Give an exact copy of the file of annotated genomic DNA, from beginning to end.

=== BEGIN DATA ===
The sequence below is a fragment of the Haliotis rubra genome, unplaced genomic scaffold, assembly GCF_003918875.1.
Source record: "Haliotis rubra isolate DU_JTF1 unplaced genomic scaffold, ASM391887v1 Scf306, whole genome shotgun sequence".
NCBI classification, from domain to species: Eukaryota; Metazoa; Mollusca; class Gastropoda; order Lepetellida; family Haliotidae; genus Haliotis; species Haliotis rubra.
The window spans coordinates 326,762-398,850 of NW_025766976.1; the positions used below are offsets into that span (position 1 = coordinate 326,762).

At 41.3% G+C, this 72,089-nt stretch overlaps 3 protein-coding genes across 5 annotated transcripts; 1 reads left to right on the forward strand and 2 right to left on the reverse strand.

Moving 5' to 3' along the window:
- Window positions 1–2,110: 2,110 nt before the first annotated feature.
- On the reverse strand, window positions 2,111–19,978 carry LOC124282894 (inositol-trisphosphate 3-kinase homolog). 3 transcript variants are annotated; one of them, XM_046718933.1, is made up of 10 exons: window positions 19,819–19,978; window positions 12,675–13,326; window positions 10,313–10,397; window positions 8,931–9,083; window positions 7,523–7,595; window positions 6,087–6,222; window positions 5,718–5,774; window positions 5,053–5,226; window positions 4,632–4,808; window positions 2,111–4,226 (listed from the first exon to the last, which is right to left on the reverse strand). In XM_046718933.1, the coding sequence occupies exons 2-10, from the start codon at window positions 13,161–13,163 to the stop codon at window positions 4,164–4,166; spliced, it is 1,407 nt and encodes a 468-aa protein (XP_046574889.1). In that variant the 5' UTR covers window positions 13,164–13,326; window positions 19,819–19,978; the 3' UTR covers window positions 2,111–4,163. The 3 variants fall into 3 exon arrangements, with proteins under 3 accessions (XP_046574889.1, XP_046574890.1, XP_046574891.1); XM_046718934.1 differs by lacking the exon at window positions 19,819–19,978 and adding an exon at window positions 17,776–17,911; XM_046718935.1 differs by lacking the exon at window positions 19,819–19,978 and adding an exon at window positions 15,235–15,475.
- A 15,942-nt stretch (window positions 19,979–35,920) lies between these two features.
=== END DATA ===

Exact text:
The sequence below is a fragment of the Haliotis rubra genome, unplaced genomic scaffold, assembly GCF_003918875.1.
Source record: "Haliotis rubra isolate DU_JTF1 unplaced genomic scaffold, ASM391887v1 Scf306, whole genome shotgun sequence".
NCBI classification, from domain to species: Eukaryota; Metazoa; Mollusca; class Gastropoda; order Lepetellida; family Haliotidae; genus Haliotis; species Haliotis rubra.
The window spans coordinates 326,762-398,850 of NW_025766976.1; the positions used below are offsets into that span (position 1 = coordinate 326,762).

At 41.3% G+C, this 72,089-nt stretch overlaps 3 protein-coding genes across 5 annotated transcripts; 1 reads left to right on the forward strand and 2 right to left on the reverse strand.

Moving 5' to 3' along the window:
- Window positions 1–2,110: 2,110 nt before the first annotated feature.
- On the reverse strand, window positions 2,111–19,978 carry LOC124282894 (inositol-trisphosphate 3-kinase homolog). 3 transcript variants are annotated; one of them, XM_046718933.1, is made up of 10 exons: window positions 19,819–19,978; window positions 12,675–13,326; window positions 10,313–10,397; window positions 8,931–9,083; window positions 7,523–7,595; window positions 6,087–6,222; window positions 5,718–5,774; window positions 5,053–5,226; window positions 4,632–4,808; window positions 2,111–4,226 (listed from the first exon to the last, which is right to left on the reverse strand). In XM_046718933.1, the coding sequence occupies exons 2-10, from the start codon at window positions 13,161–13,163 to the stop codon at window positions 4,164–4,166; spliced, it is 1,407 nt and encodes a 468-aa protein (XP_046574889.1). In that variant the 5' UTR covers window positions 13,164–13,326; window positions 19,819–19,978; the 3' UTR covers window positions 2,111–4,163. The 3 variants fall into 3 exon arrangements, with proteins under 3 accessions (XP_046574889.1, XP_046574890.1, XP_046574891.1); XM_046718934.1 differs by lacking the exon at window positions 19,819–19,978 and adding an exon at window positions 17,776–17,911; XM_046718935.1 differs by lacking the exon at window positions 19,819–19,978 and adding an exon at window positions 15,235–15,475.
- A 15,942-nt stretch (window positions 19,979–35,920) lies between these two features.